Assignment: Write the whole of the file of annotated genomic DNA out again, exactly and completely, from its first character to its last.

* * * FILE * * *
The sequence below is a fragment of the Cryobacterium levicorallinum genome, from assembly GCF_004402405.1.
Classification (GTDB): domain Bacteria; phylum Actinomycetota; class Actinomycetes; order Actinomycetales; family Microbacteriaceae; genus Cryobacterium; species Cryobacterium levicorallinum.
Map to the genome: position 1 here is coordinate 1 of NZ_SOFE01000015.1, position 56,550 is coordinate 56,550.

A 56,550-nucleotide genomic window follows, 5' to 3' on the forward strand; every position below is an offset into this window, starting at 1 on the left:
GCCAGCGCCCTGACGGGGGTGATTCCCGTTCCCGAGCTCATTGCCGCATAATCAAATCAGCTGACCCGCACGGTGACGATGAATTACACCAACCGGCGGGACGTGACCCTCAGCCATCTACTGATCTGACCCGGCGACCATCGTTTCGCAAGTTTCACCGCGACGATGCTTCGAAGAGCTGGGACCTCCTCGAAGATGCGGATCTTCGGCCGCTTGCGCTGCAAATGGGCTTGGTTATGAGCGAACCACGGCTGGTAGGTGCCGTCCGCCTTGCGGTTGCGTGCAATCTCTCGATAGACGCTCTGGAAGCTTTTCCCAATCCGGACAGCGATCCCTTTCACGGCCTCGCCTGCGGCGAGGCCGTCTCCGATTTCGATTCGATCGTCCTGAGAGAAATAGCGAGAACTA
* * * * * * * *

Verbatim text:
The sequence below is a fragment of the Cryobacterium levicorallinum genome, from assembly GCF_004402405.1.
Classification (GTDB): domain Bacteria; phylum Actinomycetota; class Actinomycetes; order Actinomycetales; family Microbacteriaceae; genus Cryobacterium; species Cryobacterium levicorallinum.
Map to the genome: position 1 here is coordinate 1 of NZ_SOFE01000015.1, position 56,550 is coordinate 56,550.

A 56,550-nucleotide genomic window follows, 5' to 3' on the forward strand; every position below is an offset into this window, starting at 1 on the left:
GCCAGCGCCCTGACGGGGGTGATTCCCGTTCCCGAGCTCATTGCCGCATAATCAAATCAGCTGACCCGCACGGTGACGATGAATTACACCAACCGGCGGGACGTGACCCTCAGCCATCTACTGATCTGACCCGGCGACCATCGTTTCGCAAGTTTCACCGCGACGATGCTTCGAAGAGCTGGGACCTCCTCGAAGATGCGGATCTTCGGCCGCTTGCGCTGCAAATGGGCTTGGTTATGAGCGAACCACGGCTGGTAGGTGCCGTCCGCCTTGCGGTTGCGTGCAATCTCTCGATAGACGCTCTGGAAGCTTTTCCCAATCCGGACAGCGATCCCTTTCACGGCCTCGCCTGCGGCGAGGCCGTCTCCGATTTCGATTCGATCGTCCTGAGAGAAATAGCGAGAACTA